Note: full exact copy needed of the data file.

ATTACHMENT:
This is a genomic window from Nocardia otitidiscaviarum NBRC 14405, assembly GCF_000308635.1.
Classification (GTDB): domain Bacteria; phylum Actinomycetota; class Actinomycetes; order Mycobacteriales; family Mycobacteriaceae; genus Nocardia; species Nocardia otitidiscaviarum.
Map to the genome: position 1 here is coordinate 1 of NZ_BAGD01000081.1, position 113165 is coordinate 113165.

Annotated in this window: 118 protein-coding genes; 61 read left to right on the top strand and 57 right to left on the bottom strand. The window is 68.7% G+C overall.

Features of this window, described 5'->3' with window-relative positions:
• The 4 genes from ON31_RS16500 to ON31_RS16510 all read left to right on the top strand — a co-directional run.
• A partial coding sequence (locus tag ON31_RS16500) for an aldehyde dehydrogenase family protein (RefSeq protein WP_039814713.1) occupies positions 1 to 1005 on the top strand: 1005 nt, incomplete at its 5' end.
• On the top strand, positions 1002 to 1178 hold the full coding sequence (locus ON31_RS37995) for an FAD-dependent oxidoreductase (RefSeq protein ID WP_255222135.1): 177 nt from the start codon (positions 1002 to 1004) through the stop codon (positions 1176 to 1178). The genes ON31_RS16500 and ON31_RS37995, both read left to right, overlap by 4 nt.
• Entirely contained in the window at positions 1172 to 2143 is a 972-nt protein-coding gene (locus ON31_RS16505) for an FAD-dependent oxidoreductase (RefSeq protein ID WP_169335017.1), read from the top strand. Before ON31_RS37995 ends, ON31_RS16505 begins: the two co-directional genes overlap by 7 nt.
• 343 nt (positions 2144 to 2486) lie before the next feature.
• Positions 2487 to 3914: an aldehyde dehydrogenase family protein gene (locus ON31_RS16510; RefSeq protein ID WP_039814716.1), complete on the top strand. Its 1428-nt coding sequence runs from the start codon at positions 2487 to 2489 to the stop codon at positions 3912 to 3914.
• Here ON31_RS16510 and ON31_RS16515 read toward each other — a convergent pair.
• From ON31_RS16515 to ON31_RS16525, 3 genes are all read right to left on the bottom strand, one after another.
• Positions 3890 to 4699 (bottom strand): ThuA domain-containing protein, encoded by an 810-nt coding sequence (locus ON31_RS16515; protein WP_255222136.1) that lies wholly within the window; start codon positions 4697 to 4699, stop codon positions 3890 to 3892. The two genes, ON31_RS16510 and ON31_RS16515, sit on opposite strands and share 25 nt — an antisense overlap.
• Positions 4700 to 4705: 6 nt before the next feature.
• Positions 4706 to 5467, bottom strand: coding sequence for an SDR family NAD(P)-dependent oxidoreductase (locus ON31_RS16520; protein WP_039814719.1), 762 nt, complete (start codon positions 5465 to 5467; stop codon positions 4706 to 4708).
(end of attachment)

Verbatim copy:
This is a genomic window from Nocardia otitidiscaviarum NBRC 14405, assembly GCF_000308635.1.
Classification (GTDB): domain Bacteria; phylum Actinomycetota; class Actinomycetes; order Mycobacteriales; family Mycobacteriaceae; genus Nocardia; species Nocardia otitidiscaviarum.
Map to the genome: position 1 here is coordinate 1 of NZ_BAGD01000081.1, position 113165 is coordinate 113165.

Annotated in this window: 118 protein-coding genes; 61 read left to right on the top strand and 57 right to left on the bottom strand. The window is 68.7% G+C overall.

Features of this window, described 5'->3' with window-relative positions:
• The 4 genes from ON31_RS16500 to ON31_RS16510 all read left to right on the top strand — a co-directional run.
• A partial coding sequence (locus tag ON31_RS16500) for an aldehyde dehydrogenase family protein (RefSeq protein WP_039814713.1) occupies positions 1 to 1005 on the top strand: 1005 nt, incomplete at its 5' end.
• On the top strand, positions 1002 to 1178 hold the full coding sequence (locus ON31_RS37995) for an FAD-dependent oxidoreductase (RefSeq protein ID WP_255222135.1): 177 nt from the start codon (positions 1002 to 1004) through the stop codon (positions 1176 to 1178). The genes ON31_RS16500 and ON31_RS37995, both read left to right, overlap by 4 nt.
• Entirely contained in the window at positions 1172 to 2143 is a 972-nt protein-coding gene (locus ON31_RS16505) for an FAD-dependent oxidoreductase (RefSeq protein ID WP_169335017.1), read from the top strand. Before ON31_RS37995 ends, ON31_RS16505 begins: the two co-directional genes overlap by 7 nt.
• 343 nt (positions 2144 to 2486) lie before the next feature.
• Positions 2487 to 3914: an aldehyde dehydrogenase family protein gene (locus ON31_RS16510; RefSeq protein ID WP_039814716.1), complete on the top strand. Its 1428-nt coding sequence runs from the start codon at positions 2487 to 2489 to the stop codon at positions 3912 to 3914.
• Here ON31_RS16510 and ON31_RS16515 read toward each other — a convergent pair.
• From ON31_RS16515 to ON31_RS16525, 3 genes are all read right to left on the bottom strand, one after another.
• Positions 3890 to 4699 (bottom strand): ThuA domain-containing protein, encoded by an 810-nt coding sequence (locus ON31_RS16515; protein WP_255222136.1) that lies wholly within the window; start codon positions 4697 to 4699, stop codon positions 3890 to 3892. The two genes, ON31_RS16510 and ON31_RS16515, sit on opposite strands and share 25 nt — an antisense overlap.
• Positions 4700 to 4705: 6 nt before the next feature.
• Positions 4706 to 5467, bottom strand: coding sequence for an SDR family NAD(P)-dependent oxidoreductase (locus ON31_RS16520; protein WP_039814719.1), 762 nt, complete (start codon positions 5465 to 5467; stop codon positions 4706 to 4708).